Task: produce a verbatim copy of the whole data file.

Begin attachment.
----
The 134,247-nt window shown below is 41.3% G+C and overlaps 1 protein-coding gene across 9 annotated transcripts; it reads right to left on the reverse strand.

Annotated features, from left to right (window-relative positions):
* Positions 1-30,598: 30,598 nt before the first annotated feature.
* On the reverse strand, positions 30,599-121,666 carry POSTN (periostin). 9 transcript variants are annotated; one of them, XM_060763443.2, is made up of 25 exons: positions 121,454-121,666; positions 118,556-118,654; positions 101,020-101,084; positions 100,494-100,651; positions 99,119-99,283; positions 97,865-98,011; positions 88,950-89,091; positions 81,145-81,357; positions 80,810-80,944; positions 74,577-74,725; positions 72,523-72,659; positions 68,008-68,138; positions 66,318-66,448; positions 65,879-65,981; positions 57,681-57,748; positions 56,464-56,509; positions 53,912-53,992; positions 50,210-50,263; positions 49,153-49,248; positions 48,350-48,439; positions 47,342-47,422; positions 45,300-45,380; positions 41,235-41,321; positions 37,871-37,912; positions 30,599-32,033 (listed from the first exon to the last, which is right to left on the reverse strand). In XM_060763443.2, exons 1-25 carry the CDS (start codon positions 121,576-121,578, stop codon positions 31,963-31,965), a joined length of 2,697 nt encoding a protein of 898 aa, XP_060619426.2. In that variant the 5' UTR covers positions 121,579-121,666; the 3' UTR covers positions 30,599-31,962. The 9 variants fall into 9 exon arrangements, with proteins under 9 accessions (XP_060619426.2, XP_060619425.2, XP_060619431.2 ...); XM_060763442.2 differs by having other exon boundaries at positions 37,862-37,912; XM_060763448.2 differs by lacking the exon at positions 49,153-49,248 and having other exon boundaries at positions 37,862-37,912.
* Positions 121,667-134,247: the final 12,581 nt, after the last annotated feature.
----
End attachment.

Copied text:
The 134,247-nt window shown below is 41.3% G+C and overlaps 1 protein-coding gene across 9 annotated transcripts; it reads right to left on the reverse strand.

Annotated features, from left to right (window-relative positions):
* Positions 1-30,598: 30,598 nt before the first annotated feature.
* On the reverse strand, positions 30,599-121,666 carry POSTN (periostin). 9 transcript variants are annotated; one of them, XM_060763443.2, is made up of 25 exons: positions 121,454-121,666; positions 118,556-118,654; positions 101,020-101,084; positions 100,494-100,651; positions 99,119-99,283; positions 97,865-98,011; positions 88,950-89,091; positions 81,145-81,357; positions 80,810-80,944; positions 74,577-74,725; positions 72,523-72,659; positions 68,008-68,138; positions 66,318-66,448; positions 65,879-65,981; positions 57,681-57,748; positions 56,464-56,509; positions 53,912-53,992; positions 50,210-50,263; positions 49,153-49,248; positions 48,350-48,439; positions 47,342-47,422; positions 45,300-45,380; positions 41,235-41,321; positions 37,871-37,912; positions 30,599-32,033 (listed from the first exon to the last, which is right to left on the reverse strand). In XM_060763443.2, exons 1-25 carry the CDS (start codon positions 121,576-121,578, stop codon positions 31,963-31,965), a joined length of 2,697 nt encoding a protein of 898 aa, XP_060619426.2. In that variant the 5' UTR covers positions 121,579-121,666; the 3' UTR covers positions 30,599-31,962. The 9 variants fall into 9 exon arrangements, with proteins under 9 accessions (XP_060619426.2, XP_060619425.2, XP_060619431.2 ...); XM_060763442.2 differs by having other exon boundaries at positions 37,862-37,912; XM_060763448.2 differs by lacking the exon at positions 49,153-49,248 and having other exon boundaries at positions 37,862-37,912.
* Positions 121,667-134,247: the final 12,581 nt, after the last annotated feature.